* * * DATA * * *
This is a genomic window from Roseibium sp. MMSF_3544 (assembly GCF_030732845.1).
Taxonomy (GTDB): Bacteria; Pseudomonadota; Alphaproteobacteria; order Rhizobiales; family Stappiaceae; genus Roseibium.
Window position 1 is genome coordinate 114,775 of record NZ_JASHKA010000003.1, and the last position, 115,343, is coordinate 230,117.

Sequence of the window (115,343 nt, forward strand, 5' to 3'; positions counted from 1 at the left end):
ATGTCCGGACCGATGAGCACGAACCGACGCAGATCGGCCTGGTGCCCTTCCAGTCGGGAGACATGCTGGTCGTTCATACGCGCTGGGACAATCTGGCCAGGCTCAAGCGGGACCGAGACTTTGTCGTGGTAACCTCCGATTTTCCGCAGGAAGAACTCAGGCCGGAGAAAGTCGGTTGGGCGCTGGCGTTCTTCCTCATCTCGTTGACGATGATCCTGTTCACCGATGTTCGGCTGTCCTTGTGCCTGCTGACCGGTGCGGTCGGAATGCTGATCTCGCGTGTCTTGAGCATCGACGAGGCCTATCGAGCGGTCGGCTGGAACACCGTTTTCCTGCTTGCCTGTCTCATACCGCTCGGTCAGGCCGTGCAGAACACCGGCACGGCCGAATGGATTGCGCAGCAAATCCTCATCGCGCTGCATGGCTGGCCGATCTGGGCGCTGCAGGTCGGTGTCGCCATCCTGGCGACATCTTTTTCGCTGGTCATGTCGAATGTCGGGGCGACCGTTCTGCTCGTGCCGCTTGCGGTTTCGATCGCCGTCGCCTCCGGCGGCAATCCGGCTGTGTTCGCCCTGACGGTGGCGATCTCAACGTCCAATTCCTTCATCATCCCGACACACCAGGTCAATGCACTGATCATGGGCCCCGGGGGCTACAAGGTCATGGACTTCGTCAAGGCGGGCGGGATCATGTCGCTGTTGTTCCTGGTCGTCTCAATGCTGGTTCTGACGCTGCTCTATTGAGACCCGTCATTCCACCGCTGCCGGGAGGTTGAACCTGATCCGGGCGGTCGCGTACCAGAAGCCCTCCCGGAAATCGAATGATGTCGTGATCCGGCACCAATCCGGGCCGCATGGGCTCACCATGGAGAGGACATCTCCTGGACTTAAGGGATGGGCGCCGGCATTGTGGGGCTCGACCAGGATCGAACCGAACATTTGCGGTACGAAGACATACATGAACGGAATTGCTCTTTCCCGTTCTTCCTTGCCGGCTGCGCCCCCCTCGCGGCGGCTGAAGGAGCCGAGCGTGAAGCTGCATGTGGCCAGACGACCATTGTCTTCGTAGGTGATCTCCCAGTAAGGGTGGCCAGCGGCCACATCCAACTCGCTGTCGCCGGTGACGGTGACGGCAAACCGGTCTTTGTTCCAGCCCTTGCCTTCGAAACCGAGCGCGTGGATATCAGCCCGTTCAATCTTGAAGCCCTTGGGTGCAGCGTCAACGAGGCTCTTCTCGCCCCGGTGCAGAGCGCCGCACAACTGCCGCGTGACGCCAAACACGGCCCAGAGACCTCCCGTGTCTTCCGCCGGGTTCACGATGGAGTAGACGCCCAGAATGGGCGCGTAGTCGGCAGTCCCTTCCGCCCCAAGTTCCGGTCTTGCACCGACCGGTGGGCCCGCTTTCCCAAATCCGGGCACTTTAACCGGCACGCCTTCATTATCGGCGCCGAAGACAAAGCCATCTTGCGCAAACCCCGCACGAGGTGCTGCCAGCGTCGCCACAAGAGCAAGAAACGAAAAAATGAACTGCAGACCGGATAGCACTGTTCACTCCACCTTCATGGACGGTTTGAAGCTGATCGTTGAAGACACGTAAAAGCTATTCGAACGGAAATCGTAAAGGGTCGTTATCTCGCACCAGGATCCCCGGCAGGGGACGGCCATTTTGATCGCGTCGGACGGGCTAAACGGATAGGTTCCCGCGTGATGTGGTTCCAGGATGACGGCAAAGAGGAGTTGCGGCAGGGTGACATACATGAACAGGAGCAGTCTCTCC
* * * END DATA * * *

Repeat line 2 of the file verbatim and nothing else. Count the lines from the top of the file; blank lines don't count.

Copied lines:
Taxonomy (GTDB): Bacteria; Pseudomonadota; Alphaproteobacteria; order Rhizobiales; family Stappiaceae; genus Roseibium.